Not many Americans have heard of Bimota motorcycles, and few were sold here, the price of this Italian exotica having something to do with it. The company would buy reputable engines and then build a new chassis around them. SB6-R means that this model was the 6th Bimota to be powered by a Suzuki engine, in this case the GSX-R1100. And the R apparently stood for Race, while in truth this model was only a minor upgrade on the previous SB6. What Bimota did was to make a much better handling machine, as well as diminish the weight. That stock GSX-R weighed in at 509 pounds dry, while the Bimota version weighed 418 pounds dry — quite a difference.
When and where did all this begin? In 1973 in the seaside town of Rimini. After a fellow named Massimo Tamburini crashed his Honda CB750 on the nearby Misano racetrack and broke a few bones. While he was recuperating he thought a lot about the crash and attributed it to a poorly designed chassis. This was the 1970s when the Japanese were building increasingly powerful bikes that went well in a straight line, but their handling was not terribly good when trying to get a knee down in a curve.
Tamburini and a couple of friends, Valerio Bianchi and Giuseppe Morri, had a shop that built commercial air-conditioning ducts, so they had good knowledge of how metal worked. As a sideline they decided to build better frames and suspension for existing motorcycle engines and in 1973 incorporated as Bimota, a mash-up of the first two letters of their three names. In 1975 the CB750-powered HB1 appeared, as well as the SB1, powered by the Suzuki TR500 racing-only two-stroke based on the Titan engine. The company soon realized that the money was in the street-legal bikes.
Tamburini, the son of a farmer, was both a self-taught engineer and an artist, and the designs of his machines quickly drew the attention of other manufacturers. In 1985 the company ran into financial trouble, and he took a job with Ducati. But Bimota continued on, hiring a designer by the name of Pierluigi Marconi, who was responsible for the 1994 SB6, called in later years “the ultimate café racer.”
So what does one do with a big 1,074cc engine with an oversquare 75.5mm bore and 60mm stroke? Initially it was to leave it alone! The 16-valve DOHC engine, with a compression ratio of 11.2:1, put out a decent 138 horses at the rear wheel. There would be a little fiddling with the jetting of the four 40mm Mikuni BST carburetors due to a new exhaust, but that would be about it.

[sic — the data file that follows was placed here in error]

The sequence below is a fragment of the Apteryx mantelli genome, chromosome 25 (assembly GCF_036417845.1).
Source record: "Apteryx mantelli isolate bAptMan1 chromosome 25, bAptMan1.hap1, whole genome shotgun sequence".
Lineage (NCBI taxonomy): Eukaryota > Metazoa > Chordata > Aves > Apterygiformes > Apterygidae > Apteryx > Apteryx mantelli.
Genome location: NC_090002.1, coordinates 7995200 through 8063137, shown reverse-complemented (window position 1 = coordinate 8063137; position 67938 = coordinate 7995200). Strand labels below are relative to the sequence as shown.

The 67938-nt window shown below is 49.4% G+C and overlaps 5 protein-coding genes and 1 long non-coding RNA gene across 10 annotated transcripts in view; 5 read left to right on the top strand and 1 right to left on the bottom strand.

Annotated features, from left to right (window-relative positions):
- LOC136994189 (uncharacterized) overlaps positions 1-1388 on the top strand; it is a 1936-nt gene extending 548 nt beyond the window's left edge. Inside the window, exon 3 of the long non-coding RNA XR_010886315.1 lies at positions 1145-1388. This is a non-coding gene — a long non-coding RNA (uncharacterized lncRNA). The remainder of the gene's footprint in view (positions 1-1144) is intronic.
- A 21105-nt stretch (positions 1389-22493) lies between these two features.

In the road test of a 1996 model in an American magazine, the editors weren’t very happy with the bike, as it made only 128 horsepower on the dyno and the price was $23,000. As a slightly amusing coincidence, Tamburini was developing the famous Ducati 916 model as Marconi was putting together this SB6. While the ’96 Bimota was around $23 large, the Ducati was a more tolerable $16 grand, and the stock Suzuki an even more reasonable $10,000. If you wanted exotica, you paid a price.
The Suzuki’s Japanese frame was a double cradle, but Marconi designed a twin-spar version of aluminum alloy, the spars joining at the steering head. Bimota called this the Straight Line Connection. A pair of rectangular swingarms, made of stout alloy aluminum, pivoted off the back of the SLC frame.
Up front was a 46mm Paioli upside-down, fully adjustable telehydraulic fork, with a rake of 23.5 degrees, trail of 3.6 inches. Low and behold the wheelbase had been shortened; the axle to axle on the Suzuki GSX-R was 58.5 inches, while on the SB6 it was 53.2. Great for diving into those countryside corners, not so good for ambling with heavy traffic in town.
Rear suspension was done by a single Öhlins shock absorber, with a rising-rate rocker arm on the right side of the swingarm, not the center, because the shortened wheelbase did not allow it. The spring preload, rebound and compression damping could all be fiddled with, though the adjusters were a bit difficult to access.
The magnesium Marchesini wheels were both 17-inchers, with a 120/60 tire on the front, a 180/55 on the back. The front wheel had a pair of 320mm Brembo Gold Line discs, squeezed by four-piston calipers, the rear a single 230mm disc and a two-piston caliper.
After three years on the market, Marconi thought a small upgrade was in order, hence the R on the model seen in the photos. Little internal work was done, other than new camshafts. The steering damper had been in an awkward hard-to-adjust place, and now was on the outside of the left spar. Under the saddle two changes were made, one being the enlarging of the airbox for better breathing. The second was finding placement for one large battery, rather than the original’s two small batteries. And the front of the fairing and instrument panel were new. Both price and horsepower went up slightly.
The last year that Suzuki made the GSX-R1100 was 1999, and other Bimota models were not selling well, causing Bimota to go into tremulous economic viability at the turn of the century. However, it has been revived several times since then, the latest after Kawasaki bought 49.9% of the company in 2019 and Bimota showed off the new Tesi H2, with hub steering and powered by Kawasaki’s four-cylinder 998cc supercharged engine. With a price on the far side of $50,000. No word on how Bimota is dealing with the pandemic.